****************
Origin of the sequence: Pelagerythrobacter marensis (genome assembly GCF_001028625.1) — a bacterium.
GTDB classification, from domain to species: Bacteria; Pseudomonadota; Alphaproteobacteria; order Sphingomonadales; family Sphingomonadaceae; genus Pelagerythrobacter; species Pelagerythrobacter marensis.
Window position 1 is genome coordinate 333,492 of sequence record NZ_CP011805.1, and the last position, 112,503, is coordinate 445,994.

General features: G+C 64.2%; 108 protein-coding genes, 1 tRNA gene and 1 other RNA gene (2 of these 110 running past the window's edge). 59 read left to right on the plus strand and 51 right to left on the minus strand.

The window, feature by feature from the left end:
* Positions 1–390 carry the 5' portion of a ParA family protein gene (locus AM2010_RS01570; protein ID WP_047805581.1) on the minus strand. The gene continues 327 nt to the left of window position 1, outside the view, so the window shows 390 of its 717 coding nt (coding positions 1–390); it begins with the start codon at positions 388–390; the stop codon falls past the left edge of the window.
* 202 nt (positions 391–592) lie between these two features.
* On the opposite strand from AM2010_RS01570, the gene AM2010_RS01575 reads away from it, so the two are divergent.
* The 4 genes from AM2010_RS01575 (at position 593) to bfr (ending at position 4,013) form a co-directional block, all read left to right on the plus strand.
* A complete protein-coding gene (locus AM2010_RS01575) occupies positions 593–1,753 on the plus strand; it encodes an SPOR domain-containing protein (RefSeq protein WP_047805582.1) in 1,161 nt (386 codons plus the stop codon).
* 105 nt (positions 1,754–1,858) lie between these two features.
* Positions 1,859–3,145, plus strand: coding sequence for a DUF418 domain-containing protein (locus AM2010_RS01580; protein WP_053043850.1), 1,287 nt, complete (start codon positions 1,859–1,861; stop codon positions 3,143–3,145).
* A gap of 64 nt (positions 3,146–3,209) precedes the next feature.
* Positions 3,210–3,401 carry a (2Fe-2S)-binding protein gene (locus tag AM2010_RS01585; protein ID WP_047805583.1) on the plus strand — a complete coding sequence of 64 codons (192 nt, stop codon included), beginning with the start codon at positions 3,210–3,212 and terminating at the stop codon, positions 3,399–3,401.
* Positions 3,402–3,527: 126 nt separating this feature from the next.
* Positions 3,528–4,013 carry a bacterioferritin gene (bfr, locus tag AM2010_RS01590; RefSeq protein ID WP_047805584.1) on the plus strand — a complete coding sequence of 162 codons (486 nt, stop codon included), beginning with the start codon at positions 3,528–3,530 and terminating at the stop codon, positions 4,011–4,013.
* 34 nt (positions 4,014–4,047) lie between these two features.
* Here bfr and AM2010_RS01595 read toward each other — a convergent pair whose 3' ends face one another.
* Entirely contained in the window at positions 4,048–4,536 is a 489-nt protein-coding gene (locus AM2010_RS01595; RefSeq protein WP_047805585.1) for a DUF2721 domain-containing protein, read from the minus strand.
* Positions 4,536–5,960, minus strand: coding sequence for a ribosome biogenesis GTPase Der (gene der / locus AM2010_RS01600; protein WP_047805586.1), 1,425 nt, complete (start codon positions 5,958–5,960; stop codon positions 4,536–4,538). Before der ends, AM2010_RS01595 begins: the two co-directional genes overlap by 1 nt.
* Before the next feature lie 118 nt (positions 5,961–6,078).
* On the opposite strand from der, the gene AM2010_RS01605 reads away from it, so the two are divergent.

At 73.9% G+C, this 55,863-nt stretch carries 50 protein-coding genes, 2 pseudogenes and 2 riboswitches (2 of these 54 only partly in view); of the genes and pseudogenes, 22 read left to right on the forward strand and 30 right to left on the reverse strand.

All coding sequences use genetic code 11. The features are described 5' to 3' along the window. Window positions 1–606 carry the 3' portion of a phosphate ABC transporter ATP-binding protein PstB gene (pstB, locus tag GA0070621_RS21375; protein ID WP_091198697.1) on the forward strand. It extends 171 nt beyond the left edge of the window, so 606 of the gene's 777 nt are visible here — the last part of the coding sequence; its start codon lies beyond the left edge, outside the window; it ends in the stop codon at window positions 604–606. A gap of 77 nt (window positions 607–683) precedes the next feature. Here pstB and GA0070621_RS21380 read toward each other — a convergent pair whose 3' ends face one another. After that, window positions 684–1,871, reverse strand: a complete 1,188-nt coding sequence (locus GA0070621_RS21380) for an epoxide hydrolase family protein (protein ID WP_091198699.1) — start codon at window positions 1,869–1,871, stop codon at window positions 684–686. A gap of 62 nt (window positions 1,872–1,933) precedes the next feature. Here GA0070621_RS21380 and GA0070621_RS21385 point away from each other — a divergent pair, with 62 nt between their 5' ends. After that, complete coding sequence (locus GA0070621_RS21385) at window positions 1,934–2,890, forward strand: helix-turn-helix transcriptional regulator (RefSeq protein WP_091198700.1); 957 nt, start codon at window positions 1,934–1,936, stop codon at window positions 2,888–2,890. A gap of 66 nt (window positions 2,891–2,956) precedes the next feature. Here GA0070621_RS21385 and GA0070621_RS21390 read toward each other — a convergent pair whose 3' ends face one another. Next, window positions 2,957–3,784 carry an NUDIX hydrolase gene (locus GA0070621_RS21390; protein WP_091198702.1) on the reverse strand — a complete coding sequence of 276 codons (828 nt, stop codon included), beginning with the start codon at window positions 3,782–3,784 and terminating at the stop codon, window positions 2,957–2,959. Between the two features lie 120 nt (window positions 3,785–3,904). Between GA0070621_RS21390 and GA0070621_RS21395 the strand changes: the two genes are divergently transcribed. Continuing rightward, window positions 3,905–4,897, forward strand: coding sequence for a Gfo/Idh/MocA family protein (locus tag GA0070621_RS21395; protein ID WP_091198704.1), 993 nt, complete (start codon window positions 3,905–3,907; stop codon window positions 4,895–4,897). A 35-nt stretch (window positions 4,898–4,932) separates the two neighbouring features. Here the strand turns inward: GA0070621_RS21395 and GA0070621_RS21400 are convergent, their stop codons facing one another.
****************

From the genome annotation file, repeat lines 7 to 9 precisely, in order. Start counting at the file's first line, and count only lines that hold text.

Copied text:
* 202 nt (positions 391–592) lie between these two features.
* On the opposite strand from AM2010_RS01570, the gene AM2010_RS01575 reads away from it, so the two are divergent.
* The 4 genes from AM2010_RS01575 (at position 593) to bfr (ending at position 4,013) form a co-directional block, all read left to right on the plus strand.